Lockton Re: Hypothetical Cyber Event Offers Carriers an Opportunity to Review Risks

A simulated cyber catastrophe highlights the benefits and problems cyber insurance carriers will encounter as a result, according to a report released by Lockton Re.

The report, “A Kaleidoscope of Possibilities: Preparing for Ivan Wiper,” focuses on the consequences of a potential cyber catastrophe by reviewing each part of the value chain across the insurance industry, the reinsurer said.

“We wanted to explore the potential aftermath of a major cyber catastrophe, as this is an area which has been overlooked in discussions on systemic risk,” said Oliver Brew, co-author of the report, and London Cyber Practice leader, Lockton Re. “We selected a hypothetical self-propagating destructive malware (named Ivan Wiper) and assumed a midpoint view of its impact globally. We spoke to experts across our industry to consider both understanding and impact. The views of different experts in the value chain were key to this paper.”

Reviewing how the insurance industry responded to past events offers insight as to how it will respond in the future.

“In the past large incidents like Hurricane Andrew, the Tohoku Earthquake, and the Terrorist attacks on the World Trade Center created horrendous loss of life and property, and from an insurance perspective they often reshape the industry creating movement in risk appetite and acceleration in specialist capacity and expertise,” the report’s authors wrote.

As a result of Hurricane Andrew, for example, there were multiple insurance carrier insolvencies, as the risk and damage was underestimated resulting in legislators having to step in to create new regulations. The report authors noted that reinsurance became more widely used after this storm.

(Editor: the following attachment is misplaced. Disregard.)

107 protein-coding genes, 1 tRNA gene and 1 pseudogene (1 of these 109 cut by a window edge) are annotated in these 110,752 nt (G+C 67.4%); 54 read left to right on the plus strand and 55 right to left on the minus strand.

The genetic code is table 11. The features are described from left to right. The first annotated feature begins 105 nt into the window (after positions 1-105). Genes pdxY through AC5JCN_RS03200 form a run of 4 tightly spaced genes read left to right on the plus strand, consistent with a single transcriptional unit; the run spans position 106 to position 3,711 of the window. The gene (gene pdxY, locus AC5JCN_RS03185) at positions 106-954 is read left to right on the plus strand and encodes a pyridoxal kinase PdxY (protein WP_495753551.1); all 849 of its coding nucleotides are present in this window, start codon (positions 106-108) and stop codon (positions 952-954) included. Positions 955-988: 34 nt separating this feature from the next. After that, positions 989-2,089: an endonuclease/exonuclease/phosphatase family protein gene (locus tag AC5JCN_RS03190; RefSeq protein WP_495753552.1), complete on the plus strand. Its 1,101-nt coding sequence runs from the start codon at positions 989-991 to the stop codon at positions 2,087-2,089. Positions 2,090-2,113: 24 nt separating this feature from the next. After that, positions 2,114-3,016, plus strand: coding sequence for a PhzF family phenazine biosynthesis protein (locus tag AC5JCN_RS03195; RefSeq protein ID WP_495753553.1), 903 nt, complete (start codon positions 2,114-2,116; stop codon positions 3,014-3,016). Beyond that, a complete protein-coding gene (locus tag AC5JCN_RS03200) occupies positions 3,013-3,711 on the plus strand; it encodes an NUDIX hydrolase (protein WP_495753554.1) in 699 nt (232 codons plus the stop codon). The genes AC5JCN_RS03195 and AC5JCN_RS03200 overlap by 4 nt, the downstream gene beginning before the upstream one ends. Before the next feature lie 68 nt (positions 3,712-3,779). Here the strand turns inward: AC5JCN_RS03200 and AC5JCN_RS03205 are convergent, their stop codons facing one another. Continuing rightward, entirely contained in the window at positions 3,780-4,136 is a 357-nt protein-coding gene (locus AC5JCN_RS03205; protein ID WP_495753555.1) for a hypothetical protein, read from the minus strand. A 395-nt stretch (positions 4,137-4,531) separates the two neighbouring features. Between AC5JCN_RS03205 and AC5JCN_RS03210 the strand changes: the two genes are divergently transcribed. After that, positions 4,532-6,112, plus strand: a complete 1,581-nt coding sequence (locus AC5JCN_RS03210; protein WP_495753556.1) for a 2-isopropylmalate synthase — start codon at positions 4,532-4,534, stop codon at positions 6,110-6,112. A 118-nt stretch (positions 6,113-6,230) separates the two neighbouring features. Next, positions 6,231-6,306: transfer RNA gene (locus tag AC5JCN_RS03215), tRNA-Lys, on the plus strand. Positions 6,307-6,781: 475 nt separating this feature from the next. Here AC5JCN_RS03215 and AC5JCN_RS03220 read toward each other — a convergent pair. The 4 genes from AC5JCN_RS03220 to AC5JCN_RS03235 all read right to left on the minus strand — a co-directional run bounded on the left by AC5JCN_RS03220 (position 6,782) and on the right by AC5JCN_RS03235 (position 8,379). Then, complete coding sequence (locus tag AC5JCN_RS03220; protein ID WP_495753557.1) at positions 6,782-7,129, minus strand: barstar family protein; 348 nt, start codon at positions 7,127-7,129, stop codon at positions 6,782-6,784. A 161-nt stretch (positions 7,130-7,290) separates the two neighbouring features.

In the Ivan Wiper scenario, the losses total $28.4 billion, placing it just outside of the top 10 losses the industry has ever experienced, according to the report.

In fact, the P&C market will come out relatively unscathed unlike the cyber insurance market, the authors said.

The cyber insurance aggregate loss ratio will be close to 200 percent, while reinsurance will be substantially eroded. The timing of the event will be an important factor.

“The interaction between the timing, speed and scale of the rate increase hitting the direct market will flow through the reinsurance market in different ways,” said the report authors. “This will depend on inception date,treaty basis, fixed limits versus limits variable on premium, etc. Those reinsurers which plan for a catastrophe such as Ivan will likely fare better.”

Not surprisingly, those insurers and reinsurers who have a history of pricing risk accurately, portfolio diversity and prompt claims handling will handle an extreme scenario well.

“The very purpose of our industry is to understand and quantify risk. The management and mitigation of risk has built our industry over centuries, building societal resilience with it,” said Matthew Silley, co-author of the report, and Cyber Broker, Lockton Re. “Cyber catastrophe risk is a complex but fundamental pillar of the broader market. The insurance industry has built its reputation supporting recovery after major events, learning, and adapting. Notwithstanding that a major cyber catastrophe has yet to materialize, the cyber insurance industry has been proactive in addressing the potential for significant systemic risks.”

The likely outcome will be higher pricing, increased penetration rates and portfolio management improvements.

“For the (re)insurance industry itself, our view is that the most likely effect of Ivan Wiper will be the acceleration of a cyber catastrophe market with new product innovation, and a growing consensus around common cyber war and critical infrastructure exclusions,” Brew added.

Some key takeaways from the simulated event:

“It’s important to remember that these events are more challenging for those companies who either cannot afford, or choose not to buy insurance, so the impact could be significant,” Silley added. “They will struggle to access specialist incident response services unless they have in-house or retained access. The goal of the paper is to raise questions and challenges, rather than fear or anxiety. By considering specific issues for each stakeholder, the conversation can progress.”